The pattern is similar in Afghanistan. Indeed, the IED incidents during Ramadan over the past five years surpassed the monthly average each year. Ramadan was the month with the most incidents in 2011, and among the three worst affected each year since, except 2015. Attacks in Afghanistan have consistently dropped since 2011, but Ramadan has remained proportionally worse affected each year. 2014’s deadliest attack in Afghanistan was carried out during Ramadan, when a suicide car bomb detonated in a market in Orgun in the Paktika region on 15 July, killing 87 civilians. Similar to Iraq, Ramadan also saw more attacks on populated areas in all years except 2015 compared to the monthly average, suggesting a pattern of escalating both total numbers of attacks and disproportionally targeting civilians during the holy month. However, Ramadan in Afghanistan never saw a larger number of casualties than the monthly average in the timeframe examined.
This pattern is revealing. Although the conflicts and the terrorists involved in them are very different in Iraq and Afghanistan, they are the only countries to display this susceptibility to IED violence during Ramadan in such a consistent manner.
This pattern shows up sporadically in other countries. For example, Nigeria saw more attacks during Ramadan in 2014 and 2015, than those years’ monthly average, but not in 2011, 2012, or 2013.
Syria did not experience this proportionality until 2015, which had a monthly average of 3 attacks, whilst 10 were carried out during Ramadan. The first half of 2016 has seen similar proportions.[i] IS has explicitly called for attacks during the Muslim holy month, and given the group’s roots in Iraq, that could be one reason behind the large proportion of attacks during Ramadan. Given that IS has established themselves in Syria and Nigeria (through Boko Haram) only more recently, perhaps that explains the growing proportion of attacks carried out during Ramadan in recent years.
Escalation of violence during elections
Studies of violence and elections in Europe have shown that violence in relation to elections is more common in countries with less permissive democratic systems.[ii] However, it has in this study been found that among the ten worst affected countries, it was the countries with the (comparatively) more permissive democratic and electoral systems that, in general experienced more violence and also more IED incidents. In this particular case, it seems as if the trend is strongest in countries that are stumbling democracies moving away from authoritarian rule, such as Afghanistan, Iraq and Pakistan. All of these countries saw attacks from groups (the Taliban, IS and the TTP) that make claims to challenge the state’s authority. However, these groups used IEDs in different ways, with some selectively targeting specific parties and others simply aiming to disrupt the electoral process. It has also been found that some groups who usually deploy a large amount of IED attacks, such as the Taliban and Boko Haram, did not use IEDs as their main means of violence to disrupt the elections.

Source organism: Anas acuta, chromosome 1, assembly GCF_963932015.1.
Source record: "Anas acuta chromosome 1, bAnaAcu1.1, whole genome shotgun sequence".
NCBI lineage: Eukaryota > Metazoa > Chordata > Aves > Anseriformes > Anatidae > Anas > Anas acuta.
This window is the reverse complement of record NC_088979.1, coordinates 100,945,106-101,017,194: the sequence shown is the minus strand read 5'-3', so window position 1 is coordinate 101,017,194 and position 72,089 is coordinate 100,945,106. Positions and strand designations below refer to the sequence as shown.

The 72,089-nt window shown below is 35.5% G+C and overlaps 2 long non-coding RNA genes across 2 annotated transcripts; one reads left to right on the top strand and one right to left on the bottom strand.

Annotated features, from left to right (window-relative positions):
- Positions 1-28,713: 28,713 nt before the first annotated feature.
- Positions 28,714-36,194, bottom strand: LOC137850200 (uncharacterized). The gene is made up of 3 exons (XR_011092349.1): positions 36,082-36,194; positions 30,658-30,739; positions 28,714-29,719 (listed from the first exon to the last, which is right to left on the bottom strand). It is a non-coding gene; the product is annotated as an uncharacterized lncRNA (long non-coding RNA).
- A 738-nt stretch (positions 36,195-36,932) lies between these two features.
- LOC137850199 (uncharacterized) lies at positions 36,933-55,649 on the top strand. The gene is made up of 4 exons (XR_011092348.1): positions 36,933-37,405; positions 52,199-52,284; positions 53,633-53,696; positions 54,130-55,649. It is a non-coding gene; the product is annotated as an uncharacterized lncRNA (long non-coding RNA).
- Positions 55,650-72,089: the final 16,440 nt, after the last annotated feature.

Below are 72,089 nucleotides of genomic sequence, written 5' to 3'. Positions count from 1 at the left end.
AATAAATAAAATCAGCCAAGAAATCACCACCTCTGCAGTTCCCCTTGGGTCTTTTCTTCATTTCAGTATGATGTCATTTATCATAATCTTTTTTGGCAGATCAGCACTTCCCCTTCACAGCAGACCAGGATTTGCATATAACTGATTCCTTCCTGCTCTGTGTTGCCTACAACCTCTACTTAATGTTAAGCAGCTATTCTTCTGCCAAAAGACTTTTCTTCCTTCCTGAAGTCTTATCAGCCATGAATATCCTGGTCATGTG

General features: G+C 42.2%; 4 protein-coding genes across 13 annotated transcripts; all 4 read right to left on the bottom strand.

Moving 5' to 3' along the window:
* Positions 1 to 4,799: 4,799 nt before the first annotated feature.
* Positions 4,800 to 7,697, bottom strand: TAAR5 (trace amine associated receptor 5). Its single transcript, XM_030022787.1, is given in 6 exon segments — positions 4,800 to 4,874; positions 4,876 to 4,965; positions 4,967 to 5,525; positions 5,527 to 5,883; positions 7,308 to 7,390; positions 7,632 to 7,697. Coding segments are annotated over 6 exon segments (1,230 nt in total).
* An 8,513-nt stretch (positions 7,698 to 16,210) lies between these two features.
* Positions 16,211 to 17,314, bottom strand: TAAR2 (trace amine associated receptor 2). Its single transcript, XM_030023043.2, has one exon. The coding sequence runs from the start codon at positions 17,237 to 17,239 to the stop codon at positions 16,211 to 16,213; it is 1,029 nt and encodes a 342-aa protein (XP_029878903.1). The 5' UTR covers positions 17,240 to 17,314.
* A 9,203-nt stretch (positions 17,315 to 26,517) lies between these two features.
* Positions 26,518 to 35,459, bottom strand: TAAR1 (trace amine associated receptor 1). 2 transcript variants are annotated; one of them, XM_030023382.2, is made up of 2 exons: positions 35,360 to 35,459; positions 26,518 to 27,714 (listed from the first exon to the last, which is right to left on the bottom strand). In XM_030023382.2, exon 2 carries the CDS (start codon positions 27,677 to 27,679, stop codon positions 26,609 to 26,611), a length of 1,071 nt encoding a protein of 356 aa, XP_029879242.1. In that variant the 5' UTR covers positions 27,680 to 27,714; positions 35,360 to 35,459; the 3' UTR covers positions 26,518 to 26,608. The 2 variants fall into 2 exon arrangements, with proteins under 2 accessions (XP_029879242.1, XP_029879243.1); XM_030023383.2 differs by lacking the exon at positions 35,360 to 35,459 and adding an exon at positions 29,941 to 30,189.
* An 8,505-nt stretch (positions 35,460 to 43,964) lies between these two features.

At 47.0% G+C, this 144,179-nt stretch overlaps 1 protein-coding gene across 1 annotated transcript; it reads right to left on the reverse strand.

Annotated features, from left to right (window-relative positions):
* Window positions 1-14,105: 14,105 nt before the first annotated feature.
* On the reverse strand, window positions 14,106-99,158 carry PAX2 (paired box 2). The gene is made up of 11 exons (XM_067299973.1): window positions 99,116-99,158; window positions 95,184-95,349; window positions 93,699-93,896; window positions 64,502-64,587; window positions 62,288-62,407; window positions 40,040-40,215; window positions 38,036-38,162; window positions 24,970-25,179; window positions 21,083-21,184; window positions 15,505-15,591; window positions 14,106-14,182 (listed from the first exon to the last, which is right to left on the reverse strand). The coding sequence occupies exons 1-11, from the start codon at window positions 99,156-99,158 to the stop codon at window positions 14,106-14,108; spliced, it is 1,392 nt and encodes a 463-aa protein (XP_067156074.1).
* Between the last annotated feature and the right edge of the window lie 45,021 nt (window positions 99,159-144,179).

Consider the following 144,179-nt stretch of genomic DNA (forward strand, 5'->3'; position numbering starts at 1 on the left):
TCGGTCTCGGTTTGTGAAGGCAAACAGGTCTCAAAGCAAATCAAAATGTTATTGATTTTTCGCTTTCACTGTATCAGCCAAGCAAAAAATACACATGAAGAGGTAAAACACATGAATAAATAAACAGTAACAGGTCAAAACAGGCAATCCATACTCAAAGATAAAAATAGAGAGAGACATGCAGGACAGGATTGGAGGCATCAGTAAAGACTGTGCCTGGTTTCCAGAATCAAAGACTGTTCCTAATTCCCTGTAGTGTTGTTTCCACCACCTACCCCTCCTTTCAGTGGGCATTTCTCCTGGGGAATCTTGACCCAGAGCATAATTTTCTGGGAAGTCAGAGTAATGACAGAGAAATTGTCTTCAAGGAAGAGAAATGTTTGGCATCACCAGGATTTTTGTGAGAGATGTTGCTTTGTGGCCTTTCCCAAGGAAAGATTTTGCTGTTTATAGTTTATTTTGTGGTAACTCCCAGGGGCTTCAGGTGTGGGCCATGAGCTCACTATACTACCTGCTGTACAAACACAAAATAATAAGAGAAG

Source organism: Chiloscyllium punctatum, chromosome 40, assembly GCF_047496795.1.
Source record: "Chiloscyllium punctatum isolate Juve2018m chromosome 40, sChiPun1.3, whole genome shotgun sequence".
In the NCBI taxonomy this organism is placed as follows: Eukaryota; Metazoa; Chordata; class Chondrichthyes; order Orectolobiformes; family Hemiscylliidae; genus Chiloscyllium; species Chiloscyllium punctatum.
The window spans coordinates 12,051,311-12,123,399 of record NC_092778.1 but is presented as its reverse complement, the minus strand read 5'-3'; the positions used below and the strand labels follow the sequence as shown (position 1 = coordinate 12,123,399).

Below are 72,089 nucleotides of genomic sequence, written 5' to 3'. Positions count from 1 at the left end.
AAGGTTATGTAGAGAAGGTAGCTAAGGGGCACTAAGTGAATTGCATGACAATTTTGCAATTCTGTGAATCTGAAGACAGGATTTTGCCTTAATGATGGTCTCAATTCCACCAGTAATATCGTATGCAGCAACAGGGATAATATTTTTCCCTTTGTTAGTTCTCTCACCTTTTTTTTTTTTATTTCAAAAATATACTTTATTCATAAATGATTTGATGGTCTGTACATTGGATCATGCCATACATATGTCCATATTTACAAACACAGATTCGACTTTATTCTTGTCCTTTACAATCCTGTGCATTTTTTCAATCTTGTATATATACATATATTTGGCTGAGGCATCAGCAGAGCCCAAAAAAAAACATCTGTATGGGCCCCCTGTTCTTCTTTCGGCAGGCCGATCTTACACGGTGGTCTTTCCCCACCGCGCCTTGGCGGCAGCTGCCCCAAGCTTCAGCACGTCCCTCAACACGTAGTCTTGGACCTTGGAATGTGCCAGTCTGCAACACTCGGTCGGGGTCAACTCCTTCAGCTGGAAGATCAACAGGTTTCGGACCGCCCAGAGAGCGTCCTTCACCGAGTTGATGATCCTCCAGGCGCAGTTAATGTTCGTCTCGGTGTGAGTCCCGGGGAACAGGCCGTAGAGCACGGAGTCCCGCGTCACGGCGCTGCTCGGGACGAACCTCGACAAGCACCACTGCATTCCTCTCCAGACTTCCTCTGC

In Afghanistan, whose elections the Taliban rejected in strong terms, there was a slight surge in IED incidents in the month leading up to the April 2014 elections compared to the rest of that year, with that month seeing 14 attacks compared to that year’s monthly average of 12. However, not many of the attacks carried out in the month leading up to the election were aimed at targets involved in the electoral process. This does not mean that there was not any election-related violence during this time. For example, the suicide bombing at market in Maimana on 18 March 2014, which killed 15 people, allegedly aimed at provoking fear among the electorate. Similarly, an IED attack on 2 April 2014 killed six policemen outside of the Afghan Ministry of Interior. However, most of the high profile attacks leading up to the elections were not IED attacks. This includes the raid on the Serena hotel in Kabul on 20 March 2014, were nine people were killed, as well as the attack on the election commission headquarters on 29 March 2014, in which four Taliban were killed after a gun battle. On Election Day itself, 20 people were killed across the country in non-IED attacks.